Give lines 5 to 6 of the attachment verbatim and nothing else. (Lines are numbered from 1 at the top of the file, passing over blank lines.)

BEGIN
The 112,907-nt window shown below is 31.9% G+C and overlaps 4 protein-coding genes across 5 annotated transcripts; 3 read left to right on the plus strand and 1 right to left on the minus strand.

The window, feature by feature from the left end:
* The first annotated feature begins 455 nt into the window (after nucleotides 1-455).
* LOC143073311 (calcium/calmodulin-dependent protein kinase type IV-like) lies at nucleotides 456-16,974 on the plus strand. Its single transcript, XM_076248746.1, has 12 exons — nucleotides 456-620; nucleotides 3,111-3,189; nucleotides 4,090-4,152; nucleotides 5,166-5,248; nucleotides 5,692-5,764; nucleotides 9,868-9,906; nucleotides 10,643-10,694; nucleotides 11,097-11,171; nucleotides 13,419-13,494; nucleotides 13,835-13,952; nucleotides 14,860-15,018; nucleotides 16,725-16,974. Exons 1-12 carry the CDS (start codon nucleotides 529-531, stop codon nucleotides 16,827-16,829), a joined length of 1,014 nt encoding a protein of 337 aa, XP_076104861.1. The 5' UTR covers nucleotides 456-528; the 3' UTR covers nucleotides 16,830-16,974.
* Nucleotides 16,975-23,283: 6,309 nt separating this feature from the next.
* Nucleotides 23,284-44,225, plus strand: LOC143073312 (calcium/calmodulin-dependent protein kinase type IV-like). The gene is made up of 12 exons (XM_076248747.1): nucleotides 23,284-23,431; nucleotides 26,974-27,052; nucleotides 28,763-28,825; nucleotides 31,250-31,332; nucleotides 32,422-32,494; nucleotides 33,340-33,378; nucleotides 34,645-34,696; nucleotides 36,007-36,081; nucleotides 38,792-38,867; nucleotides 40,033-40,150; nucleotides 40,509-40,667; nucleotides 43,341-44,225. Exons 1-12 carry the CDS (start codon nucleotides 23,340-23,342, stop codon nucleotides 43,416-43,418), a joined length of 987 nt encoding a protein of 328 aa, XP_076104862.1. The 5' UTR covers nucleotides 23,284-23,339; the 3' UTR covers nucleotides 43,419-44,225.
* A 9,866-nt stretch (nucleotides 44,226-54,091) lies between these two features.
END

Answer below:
* Nucleotides 16,975-23,283: 6,309 nt separating this feature from the next.
* Nucleotides 23,284-44,225, plus strand: LOC143073312 (calcium/calmodulin-dependent protein kinase type IV-like). The gene is made up of 12 exons (XM_076248747.1): nucleotides 23,284-23,431; nucleotides 26,974-27,052; nucleotides 28,763-28,825; nucleotides 31,250-31,332; nucleotides 32,422-32,494; nucleotides 33,340-33,378; nucleotides 34,645-34,696; nucleotides 36,007-36,081; nucleotides 38,792-38,867; nucleotides 40,033-40,150; nucleotides 40,509-40,667; nucleotides 43,341-44,225. Exons 1-12 carry the CDS (start codon nucleotides 23,340-23,342, stop codon nucleotides 43,416-43,418), a joined length of 987 nt encoding a protein of 328 aa, XP_076104862.1. The 5' UTR covers nucleotides 23,284-23,339; the 3' UTR covers nucleotides 43,419-44,225.